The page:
Let’s journey to the city of London, England, in the summer of 1858. Horse-drawn carriages clip-clop through the streets. Ladies wearing giant, tentlike skirts glide past shop windows. Kids stand on street corners, selling newspapers and cigars and fried fish.
But you don’t notice any of that. All you can think about is the overpowering, stomach-turning, eye-watering smell of poop.
As you will soon discover, the entire city is caught in the grip of a stinky crisis. For years, Londoners have been dumping human waste into the Thames [TEMZ], the great river that rushes through the city. Now, London is suffering the hottest summer in recent history. The steaming heat is cooking the filthy river into a bubbling, foul-smelling stew. Newspapers are calling this crisis “the Great Stink.”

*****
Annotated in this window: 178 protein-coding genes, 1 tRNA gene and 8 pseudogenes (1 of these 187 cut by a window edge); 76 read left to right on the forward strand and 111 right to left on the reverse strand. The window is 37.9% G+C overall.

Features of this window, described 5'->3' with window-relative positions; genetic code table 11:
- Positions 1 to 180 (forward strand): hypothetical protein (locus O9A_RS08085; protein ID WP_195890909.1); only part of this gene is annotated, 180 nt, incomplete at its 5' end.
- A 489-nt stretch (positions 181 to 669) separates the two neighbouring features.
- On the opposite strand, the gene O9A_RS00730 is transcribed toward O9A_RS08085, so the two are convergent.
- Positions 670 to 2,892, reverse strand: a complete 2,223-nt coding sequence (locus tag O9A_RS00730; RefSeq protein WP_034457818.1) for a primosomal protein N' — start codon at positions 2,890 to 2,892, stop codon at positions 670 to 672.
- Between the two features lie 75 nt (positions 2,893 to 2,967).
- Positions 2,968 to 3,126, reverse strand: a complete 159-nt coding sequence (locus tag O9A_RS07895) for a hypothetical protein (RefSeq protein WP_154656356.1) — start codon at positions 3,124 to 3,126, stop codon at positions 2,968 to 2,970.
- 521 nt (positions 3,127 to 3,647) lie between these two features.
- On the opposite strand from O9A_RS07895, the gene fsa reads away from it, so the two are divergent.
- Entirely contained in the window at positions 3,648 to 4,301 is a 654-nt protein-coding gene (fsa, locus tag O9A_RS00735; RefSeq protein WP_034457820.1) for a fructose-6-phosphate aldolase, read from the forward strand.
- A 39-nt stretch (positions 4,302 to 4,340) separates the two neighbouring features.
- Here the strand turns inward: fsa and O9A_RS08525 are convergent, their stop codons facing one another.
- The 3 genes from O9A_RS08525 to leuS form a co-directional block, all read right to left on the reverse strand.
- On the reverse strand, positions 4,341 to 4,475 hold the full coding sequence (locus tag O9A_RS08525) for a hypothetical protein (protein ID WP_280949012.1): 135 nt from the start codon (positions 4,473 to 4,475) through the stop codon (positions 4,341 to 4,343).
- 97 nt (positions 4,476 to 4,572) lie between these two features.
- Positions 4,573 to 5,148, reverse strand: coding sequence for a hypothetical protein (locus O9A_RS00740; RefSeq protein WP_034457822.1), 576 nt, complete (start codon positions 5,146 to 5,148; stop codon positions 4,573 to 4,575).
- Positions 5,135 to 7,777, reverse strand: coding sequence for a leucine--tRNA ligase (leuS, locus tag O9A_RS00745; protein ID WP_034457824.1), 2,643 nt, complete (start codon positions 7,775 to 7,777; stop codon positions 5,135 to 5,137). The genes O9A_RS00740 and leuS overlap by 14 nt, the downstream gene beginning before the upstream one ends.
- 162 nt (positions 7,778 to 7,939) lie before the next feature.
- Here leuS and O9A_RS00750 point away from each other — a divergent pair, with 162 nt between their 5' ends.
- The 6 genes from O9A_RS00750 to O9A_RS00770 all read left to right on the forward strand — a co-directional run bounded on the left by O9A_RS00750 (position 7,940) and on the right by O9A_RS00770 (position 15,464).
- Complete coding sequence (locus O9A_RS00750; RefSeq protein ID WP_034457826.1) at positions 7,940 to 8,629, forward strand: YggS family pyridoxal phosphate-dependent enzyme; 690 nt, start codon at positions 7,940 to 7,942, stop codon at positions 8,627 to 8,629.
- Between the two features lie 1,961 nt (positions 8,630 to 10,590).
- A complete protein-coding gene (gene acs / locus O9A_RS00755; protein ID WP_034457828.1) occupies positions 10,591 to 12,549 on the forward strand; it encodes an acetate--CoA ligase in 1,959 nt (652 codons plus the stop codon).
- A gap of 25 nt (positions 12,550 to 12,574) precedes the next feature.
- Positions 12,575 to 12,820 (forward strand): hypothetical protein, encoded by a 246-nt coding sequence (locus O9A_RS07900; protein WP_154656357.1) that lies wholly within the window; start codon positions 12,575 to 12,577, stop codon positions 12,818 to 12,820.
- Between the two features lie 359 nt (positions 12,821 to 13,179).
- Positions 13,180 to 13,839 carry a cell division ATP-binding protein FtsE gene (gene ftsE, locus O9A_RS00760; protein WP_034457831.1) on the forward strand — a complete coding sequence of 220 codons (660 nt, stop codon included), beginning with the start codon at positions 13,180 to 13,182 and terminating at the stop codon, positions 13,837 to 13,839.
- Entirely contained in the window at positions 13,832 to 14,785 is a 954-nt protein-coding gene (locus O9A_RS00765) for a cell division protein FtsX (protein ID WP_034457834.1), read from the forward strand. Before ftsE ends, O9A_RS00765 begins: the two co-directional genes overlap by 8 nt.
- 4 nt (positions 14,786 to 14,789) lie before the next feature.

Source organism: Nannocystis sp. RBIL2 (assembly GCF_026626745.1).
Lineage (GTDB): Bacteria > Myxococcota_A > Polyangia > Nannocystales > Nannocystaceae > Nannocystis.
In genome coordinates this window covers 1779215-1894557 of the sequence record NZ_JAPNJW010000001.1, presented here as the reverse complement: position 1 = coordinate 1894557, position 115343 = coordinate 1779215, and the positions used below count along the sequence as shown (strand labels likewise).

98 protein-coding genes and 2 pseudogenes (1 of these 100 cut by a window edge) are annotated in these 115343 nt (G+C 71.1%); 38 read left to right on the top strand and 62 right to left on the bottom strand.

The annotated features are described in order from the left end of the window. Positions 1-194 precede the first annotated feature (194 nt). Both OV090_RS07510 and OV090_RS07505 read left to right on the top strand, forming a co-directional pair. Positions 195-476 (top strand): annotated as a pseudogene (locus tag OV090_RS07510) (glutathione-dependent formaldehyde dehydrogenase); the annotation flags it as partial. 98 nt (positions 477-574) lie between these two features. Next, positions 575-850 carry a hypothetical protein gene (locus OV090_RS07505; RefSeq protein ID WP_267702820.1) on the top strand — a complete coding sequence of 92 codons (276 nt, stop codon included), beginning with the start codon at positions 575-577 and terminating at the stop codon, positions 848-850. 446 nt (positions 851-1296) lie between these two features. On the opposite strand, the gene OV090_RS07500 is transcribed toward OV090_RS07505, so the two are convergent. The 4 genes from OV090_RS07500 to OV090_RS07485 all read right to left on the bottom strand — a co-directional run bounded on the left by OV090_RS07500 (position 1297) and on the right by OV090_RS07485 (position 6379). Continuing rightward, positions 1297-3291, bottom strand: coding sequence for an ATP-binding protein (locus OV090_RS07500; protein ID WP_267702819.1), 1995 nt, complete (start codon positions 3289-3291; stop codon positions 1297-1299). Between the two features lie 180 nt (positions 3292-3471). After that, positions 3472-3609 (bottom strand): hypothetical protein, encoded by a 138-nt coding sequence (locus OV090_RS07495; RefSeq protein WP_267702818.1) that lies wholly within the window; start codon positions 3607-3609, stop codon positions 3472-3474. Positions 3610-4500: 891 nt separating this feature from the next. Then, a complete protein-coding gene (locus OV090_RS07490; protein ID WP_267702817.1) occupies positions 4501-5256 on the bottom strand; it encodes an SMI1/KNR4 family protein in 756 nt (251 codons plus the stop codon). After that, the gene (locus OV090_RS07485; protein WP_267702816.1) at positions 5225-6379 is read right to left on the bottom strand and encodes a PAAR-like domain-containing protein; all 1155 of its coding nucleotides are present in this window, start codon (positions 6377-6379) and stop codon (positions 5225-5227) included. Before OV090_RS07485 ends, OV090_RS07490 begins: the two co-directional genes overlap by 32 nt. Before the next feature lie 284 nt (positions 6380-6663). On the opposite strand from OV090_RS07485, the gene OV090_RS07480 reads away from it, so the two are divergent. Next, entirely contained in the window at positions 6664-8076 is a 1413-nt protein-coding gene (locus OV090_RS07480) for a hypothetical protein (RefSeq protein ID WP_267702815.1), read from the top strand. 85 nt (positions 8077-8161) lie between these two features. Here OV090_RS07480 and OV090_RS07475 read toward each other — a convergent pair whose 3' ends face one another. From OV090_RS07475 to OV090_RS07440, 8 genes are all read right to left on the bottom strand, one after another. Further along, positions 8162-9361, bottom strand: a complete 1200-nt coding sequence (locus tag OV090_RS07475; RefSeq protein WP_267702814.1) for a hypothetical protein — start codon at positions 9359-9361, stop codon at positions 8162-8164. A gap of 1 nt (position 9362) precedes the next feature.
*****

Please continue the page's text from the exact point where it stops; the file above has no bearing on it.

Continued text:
The problem isn’t merely gross. It’s also deadly. Over the past 50 years, tens of thousands of people have died from drinking the polluted water of the River Thames. Can the Great Stink force the city to clean up the Thames before thousands more are sickened?